Dark Grainy Ilford 3200 B/W Yellow Filter

Cosmo clock of Minato Mirai, Yokohama Japan.  The two large tiers on the top left is the Yokohama Bay Bridge connecting Kawasaki to Yokohama through a long winding loop of highway that overlooks the Minato Mirai skyline.  Normally, I would never shoot with this type of film in the daytime – too grainy.  But, did it anyway in order to get those really deep edges and angles.  Not pretty but complete.  The Landmark Tower

Kamiooka and Tsurumi

( pentax k-1000;green filter; ISO 50 Ilford)Ilford is arguable the best when it comes to deep and contrast heavy black and white photos.Along the Keikyu Line.   Contrast heavy.  The ventilation ducts on the roof of the bus and train as linear lines running along the sides come into view.I like Tsurumi.  There are two major train lines that are adjacent to each other and run almost parallel to each other until they both reach Yokohama Station.   In Tsurumi, JR and the Keikyu line stations are less than a 3 minute walk from each other. Green filter; pentax K-1000; Ilford iso50 b/w film; underexposure shot.Picture by Kazumi Ogaeri.  Monochrome Jukujo.Nature.

December Edition

There’re less than 17 days left before the end of the year and the days have gotten shorter and colder, I sleep in more just to keep warm.  I don’t want to run the heater just yet; the warm blankets do just fine for keeping me warm for now, but this mattress is starting to cause a little discomfort lately. 

I have been nurturing this little Shikuramen on my little wooden stool for a week now; watching it as the little buds start to unroll.   This type of plant thrives in the winter, yet it hates moisture.  My apartment windows are full of condensation in the mornings because I leave my hot water pot on all night plus the extra carbon in the air from my breathing adds to further create the type of moisture  this plant hates.  Since it was a gift I try to take extra care of it.  I’ve  never had a green thumb for growing anything,really.  I either over water something or don’t water something enough.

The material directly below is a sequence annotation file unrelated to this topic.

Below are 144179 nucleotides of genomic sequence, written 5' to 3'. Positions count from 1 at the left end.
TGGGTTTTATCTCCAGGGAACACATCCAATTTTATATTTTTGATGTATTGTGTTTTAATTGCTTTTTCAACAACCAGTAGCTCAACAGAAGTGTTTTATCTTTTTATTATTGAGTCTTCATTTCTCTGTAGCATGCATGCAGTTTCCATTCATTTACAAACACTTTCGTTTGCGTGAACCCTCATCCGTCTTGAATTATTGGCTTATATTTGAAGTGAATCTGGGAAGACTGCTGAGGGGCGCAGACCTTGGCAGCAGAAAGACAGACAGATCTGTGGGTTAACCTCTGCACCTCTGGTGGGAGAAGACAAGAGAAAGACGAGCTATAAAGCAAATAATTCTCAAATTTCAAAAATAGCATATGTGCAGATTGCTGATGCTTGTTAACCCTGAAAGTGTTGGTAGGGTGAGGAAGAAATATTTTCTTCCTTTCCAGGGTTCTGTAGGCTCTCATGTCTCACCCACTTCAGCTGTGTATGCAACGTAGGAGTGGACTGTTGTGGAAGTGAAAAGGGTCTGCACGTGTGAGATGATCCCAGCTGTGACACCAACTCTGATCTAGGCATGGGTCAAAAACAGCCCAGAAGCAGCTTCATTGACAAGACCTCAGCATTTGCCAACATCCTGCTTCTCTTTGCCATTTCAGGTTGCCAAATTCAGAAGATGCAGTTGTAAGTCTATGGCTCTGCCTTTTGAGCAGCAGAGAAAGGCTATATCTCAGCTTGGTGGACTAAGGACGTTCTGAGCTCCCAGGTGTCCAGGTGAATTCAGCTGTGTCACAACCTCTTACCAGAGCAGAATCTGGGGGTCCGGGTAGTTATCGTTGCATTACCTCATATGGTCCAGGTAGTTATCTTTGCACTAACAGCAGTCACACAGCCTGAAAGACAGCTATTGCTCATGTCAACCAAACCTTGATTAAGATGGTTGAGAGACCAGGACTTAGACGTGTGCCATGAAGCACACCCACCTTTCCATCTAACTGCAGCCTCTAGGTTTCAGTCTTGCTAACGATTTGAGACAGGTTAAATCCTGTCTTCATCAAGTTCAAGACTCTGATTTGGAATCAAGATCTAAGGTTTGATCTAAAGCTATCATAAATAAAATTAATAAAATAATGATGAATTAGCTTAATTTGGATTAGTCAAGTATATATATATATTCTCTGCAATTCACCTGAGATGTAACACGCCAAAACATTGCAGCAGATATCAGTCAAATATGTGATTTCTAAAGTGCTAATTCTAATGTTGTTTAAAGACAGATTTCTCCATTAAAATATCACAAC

Later I came to find out that the best way to raise a plant is from a seedling, by fi…

Kokuryu Tarekuchi Black Dragon!

Exquisite, complex, and fruity are the three words that come to mind.  Usu-nigori is sake that has some  sake yeast, rice and koji in the bottle while the bulk remains behind on the filtering cloth..i.e… a light nigori that has a pino coloda(ish) flavor to it.   Normal sake is usually filtered to remove excess solid such as rice.  However, in nigori type sake nothing is removed and you get a cloudy almost milky colored sake.  The Usu-nigori is just a lighter and more flavorsome version of nigori. 

( The cloudy soft white sediment at the bottle makes this a true winter sake)

This sake hails from Fukui Prefecture, home of the Koshi-hikari premium rice grain, which is popularized in Niigata Prefecture, the single most recognizable prefecture for sake in the world by Westerners.

The brewery is called Kokuryu Shuzo and the rice used is called Gohyaku-mangoku and it’s grown right in Fukui, which is quite nice actually considering that a lot of breweries get their sake rice from other pref…

Haku-ryu: 大吟醸 白龍

To be quite honest I was a little reluctant about picking this one up last time I was in Niigata.  For one, I normally stick with namazake or junmai ginjo; I also love honjozo nama type sakes as well.  The other reason would be that just because something is/was made with labor intensive techniques doesn’t necessarily mean it will taste better than the not so labour intensive brands.   This is where I feel foreigners differ from Japanese in terms of what they look for in taste.

Westerners in general tend to agree that a better brewed or better refined sake will almost always taste better than any other sake.  Japanese drinkers tend to digress from this line of logic as all sake regardless of how it was brewed has its own unique distinction and that it should be appreciated for its own unique  flavor characteristics. 

There are some futsuu-shu,regular table sake, that I have fallen in love with over a daiginjo simply because of some of the more unique flavor profiles you can get from …

Top Sake Picks of Gunma

I decided to divide this up a bit.  First I want to make a special mention about  one particular sake I tried from a brewer I was introduced to a few years ago by a guy in Kamakura.   I remember walking around one day and came across an old liquor shop with a very small, yet modest selection of sake.  One particular sake he brought to my attention was brewed in Niigata prefecture, Kashiwa city which goes by the name of Harashuzou.  I recall that sake being one of, if not the best sake I have ever tasted, so when I went to Gunma and Niigata last weekend and was offered a bottle by the restaurant owner in Niigata the kanji looked vaguely familiar to me, and then a light went off in my head.  Harashuzou!  This sake is called a namachozoushu [ nama-cho-zoushu]生貯蔵酒, which basically means that it was only pasteurized once.  What a wonderfully soft and crisp sake that could easily work well with dishes such as maitake tempura, salmon,  and even soba, all of which Niigata is famous for.  The …